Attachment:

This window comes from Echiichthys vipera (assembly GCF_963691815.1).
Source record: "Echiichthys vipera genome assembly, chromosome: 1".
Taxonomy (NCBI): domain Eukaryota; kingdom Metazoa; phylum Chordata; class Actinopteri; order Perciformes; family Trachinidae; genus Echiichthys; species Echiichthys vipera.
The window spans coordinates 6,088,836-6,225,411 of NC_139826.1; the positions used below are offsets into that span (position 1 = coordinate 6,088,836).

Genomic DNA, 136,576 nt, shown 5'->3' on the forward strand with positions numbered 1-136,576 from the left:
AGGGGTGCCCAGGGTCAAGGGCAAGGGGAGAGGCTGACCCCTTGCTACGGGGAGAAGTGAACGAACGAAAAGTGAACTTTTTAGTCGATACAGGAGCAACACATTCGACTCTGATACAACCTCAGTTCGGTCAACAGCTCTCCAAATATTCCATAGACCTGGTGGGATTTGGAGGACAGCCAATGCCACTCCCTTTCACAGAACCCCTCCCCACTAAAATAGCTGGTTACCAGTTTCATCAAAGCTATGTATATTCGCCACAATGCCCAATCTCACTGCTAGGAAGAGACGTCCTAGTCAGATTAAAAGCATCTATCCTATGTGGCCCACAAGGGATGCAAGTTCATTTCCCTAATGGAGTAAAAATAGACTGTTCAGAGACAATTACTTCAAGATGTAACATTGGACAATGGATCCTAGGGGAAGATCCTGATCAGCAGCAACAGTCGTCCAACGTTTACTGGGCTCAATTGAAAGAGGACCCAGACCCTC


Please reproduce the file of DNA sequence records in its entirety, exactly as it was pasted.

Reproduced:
This window comes from Echiichthys vipera (assembly GCF_963691815.1).
Source record: "Echiichthys vipera genome assembly, chromosome: 1".
Taxonomy (NCBI): domain Eukaryota; kingdom Metazoa; phylum Chordata; class Actinopteri; order Perciformes; family Trachinidae; genus Echiichthys; species Echiichthys vipera.
The window spans coordinates 6,088,836-6,225,411 of NC_139826.1; the positions used below are offsets into that span (position 1 = coordinate 6,088,836).

Genomic DNA, 136,576 nt, shown 5'->3' on the forward strand with positions numbered 1-136,576 from the left:
AGGGGTGCCCAGGGTCAAGGGCAAGGGGAGAGGCTGACCCCTTGCTACGGGGAGAAGTGAACGAACGAAAAGTGAACTTTTTAGTCGATACAGGAGCAACACATTCGACTCTGATACAACCTCAGTTCGGTCAACAGCTCTCCAAATATTCCATAGACCTGGTGGGATTTGGAGGACAGCCAATGCCACTCCCTTTCACAGAACCCCTCCCCACTAAAATAGCTGGTTACCAGTTTCATCAAAGCTATGTATATTCGCCACAATGCCCAATCTCACTGCTAGGAAGAGACGTCCTAGTCAGATTAAAAGCATCTATCCTATGTGGCCCACAAGGGATGCAAGTTCATTTCCCTAATGGAGTAAAAATAGACTGTTCAGAGACAATTACTTCAAGATGTAACATTGGACAATGGATCCTAGGGGAAGATCCTGATCAGCAGCAACAGTCGTCCAACGTTTACTGGGCTCAATTGAAAGAGGACCCAGACCCTC